Iceland on Monday raised the alert degree for a attainable eruption of its most energetic volcano after a number of small earthquakes have been registered earlier within the day.
Located in an uninhabited and distant space of central Iceland, the Grimsvotn volcano is located below an enormous glacier.
Experts have been monitoring Grimsvotn for a number of weeks after its glacier lake burst, an occasion that might set off a volcanic eruption.
In the newest eruption in 2011, an ash cloud prompted comparatively minor air visitors disruptions, when round 900 flights have been cancelled.
That was thought-about minor in comparison with the eruption a yr earlier of the Eyjafjallajokull volcano, which led to the cancellation of 100,000 flights and stranded 10 million passengers.
The alert degree for the Grimsvotn volcano was on Monday raised to “orange” from “yellow”, resulting from “heightened seismic activity”, the Icelandic Meteorological Office (IMO) stated on its web site.
The color code, designed to tell the aviation trade of the danger of an eruption, means the volcano “is showing heightened activity with an increased probability of eruption”, in accordance with the IMO’s scale.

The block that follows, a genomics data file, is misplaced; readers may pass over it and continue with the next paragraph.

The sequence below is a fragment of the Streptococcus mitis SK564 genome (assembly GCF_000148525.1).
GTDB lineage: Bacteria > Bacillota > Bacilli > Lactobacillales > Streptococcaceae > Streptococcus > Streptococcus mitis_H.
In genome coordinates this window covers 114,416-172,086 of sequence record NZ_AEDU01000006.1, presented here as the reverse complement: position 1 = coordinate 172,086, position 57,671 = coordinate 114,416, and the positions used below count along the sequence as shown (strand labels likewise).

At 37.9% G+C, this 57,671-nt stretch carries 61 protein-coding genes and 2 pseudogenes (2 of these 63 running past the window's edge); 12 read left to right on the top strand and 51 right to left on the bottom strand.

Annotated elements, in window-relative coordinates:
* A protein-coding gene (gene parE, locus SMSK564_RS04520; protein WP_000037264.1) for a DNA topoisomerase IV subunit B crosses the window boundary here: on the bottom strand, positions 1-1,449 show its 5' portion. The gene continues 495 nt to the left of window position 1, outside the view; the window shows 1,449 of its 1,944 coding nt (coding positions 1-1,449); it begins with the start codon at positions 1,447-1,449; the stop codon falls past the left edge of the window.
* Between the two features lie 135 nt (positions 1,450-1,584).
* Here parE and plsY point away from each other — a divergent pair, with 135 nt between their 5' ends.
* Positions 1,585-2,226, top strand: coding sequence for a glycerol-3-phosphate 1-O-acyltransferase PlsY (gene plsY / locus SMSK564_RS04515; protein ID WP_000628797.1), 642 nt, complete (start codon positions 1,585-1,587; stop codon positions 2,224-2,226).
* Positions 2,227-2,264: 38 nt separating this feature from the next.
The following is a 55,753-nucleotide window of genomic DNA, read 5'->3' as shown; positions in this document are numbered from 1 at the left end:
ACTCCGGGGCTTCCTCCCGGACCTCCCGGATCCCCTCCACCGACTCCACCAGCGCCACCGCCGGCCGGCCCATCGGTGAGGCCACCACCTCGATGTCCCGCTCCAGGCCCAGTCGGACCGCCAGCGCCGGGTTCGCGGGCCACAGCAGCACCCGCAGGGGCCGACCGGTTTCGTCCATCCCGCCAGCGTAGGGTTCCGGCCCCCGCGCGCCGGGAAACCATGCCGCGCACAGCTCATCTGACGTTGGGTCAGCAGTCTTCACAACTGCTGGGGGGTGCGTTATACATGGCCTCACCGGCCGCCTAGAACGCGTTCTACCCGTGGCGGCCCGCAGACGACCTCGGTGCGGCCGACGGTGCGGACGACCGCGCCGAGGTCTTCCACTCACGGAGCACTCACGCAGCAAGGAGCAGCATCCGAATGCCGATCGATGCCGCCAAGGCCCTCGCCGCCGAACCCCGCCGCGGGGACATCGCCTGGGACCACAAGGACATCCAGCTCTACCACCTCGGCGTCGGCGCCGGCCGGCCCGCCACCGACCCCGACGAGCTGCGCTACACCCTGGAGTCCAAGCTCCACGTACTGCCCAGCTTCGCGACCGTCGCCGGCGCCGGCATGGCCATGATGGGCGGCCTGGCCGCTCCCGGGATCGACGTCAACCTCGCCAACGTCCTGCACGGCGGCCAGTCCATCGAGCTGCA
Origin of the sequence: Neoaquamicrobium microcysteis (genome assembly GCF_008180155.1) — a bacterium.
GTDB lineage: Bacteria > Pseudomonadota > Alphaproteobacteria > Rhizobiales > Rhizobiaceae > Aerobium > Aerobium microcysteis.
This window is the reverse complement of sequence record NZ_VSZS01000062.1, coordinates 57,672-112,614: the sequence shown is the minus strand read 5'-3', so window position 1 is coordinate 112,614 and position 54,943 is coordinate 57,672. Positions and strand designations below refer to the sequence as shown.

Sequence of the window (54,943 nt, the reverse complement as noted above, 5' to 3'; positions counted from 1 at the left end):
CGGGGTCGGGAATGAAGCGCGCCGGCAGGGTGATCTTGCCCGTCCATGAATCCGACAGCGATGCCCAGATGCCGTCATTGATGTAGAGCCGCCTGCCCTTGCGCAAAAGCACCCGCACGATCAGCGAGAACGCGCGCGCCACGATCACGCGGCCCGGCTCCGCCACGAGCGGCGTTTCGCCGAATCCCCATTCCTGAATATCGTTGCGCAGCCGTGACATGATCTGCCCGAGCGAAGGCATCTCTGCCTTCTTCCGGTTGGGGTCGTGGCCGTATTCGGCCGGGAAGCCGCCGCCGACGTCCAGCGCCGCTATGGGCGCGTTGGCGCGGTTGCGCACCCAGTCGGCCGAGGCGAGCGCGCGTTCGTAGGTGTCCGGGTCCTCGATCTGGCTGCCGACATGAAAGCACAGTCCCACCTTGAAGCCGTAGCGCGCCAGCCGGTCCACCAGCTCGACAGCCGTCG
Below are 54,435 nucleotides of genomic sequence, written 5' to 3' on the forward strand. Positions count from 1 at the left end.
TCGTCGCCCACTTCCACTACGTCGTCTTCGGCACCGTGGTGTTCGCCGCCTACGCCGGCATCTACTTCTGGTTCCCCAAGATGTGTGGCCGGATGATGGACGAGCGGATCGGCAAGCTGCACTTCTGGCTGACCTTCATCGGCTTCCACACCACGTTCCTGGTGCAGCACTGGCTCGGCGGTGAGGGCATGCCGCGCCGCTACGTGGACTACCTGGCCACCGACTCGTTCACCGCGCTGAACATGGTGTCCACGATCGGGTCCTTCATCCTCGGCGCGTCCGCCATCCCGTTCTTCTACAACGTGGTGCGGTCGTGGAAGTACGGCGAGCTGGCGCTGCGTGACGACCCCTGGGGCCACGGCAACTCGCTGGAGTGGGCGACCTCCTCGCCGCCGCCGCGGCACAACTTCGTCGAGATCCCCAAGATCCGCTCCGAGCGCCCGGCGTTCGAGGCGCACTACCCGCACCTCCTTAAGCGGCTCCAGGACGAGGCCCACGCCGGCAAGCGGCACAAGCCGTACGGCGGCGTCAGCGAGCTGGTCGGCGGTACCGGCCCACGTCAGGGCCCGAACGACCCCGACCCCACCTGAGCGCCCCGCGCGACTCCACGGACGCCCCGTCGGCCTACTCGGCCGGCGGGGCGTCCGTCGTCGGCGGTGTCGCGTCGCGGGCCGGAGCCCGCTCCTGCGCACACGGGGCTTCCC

Code purple means an eruption is taken into account imminent, with a robust probability that an ash cloud may trigger vital disruption to air visitors.
Several quakes measuring a magnitude of as much as 3.6 have been registered on Monday.
While seismic exercise has elevated over the previous two days, no rise within the volcano’s magma has been detected to this point, the IMO stated.
“This seismic activity may be due to the decreasing pressure above the volcano, as the floodwaters have been released from the subglacial lake,” the IMO stated.
A pure phenomenon often known as “jokulhlaup”, the subglacial flooding started round two weeks in the past and reached a peak early Sunday.
The IMO stated measurements confirmed that the ice cap on Grimsvotn’s subglacial lake has subsided by about 77 meters (253 ft).
The easing of stress on the volcano, spurred by the flowing of tens of millions of tonnes of water, can set off an eruption. That was the case in 2004, 1934, and 1922.
Located below Iceland’s greatest glacier Vatnajokull, Grimsvotn final erupted in 2011. Its latest eruptions have occurred each 5 to 10 years.
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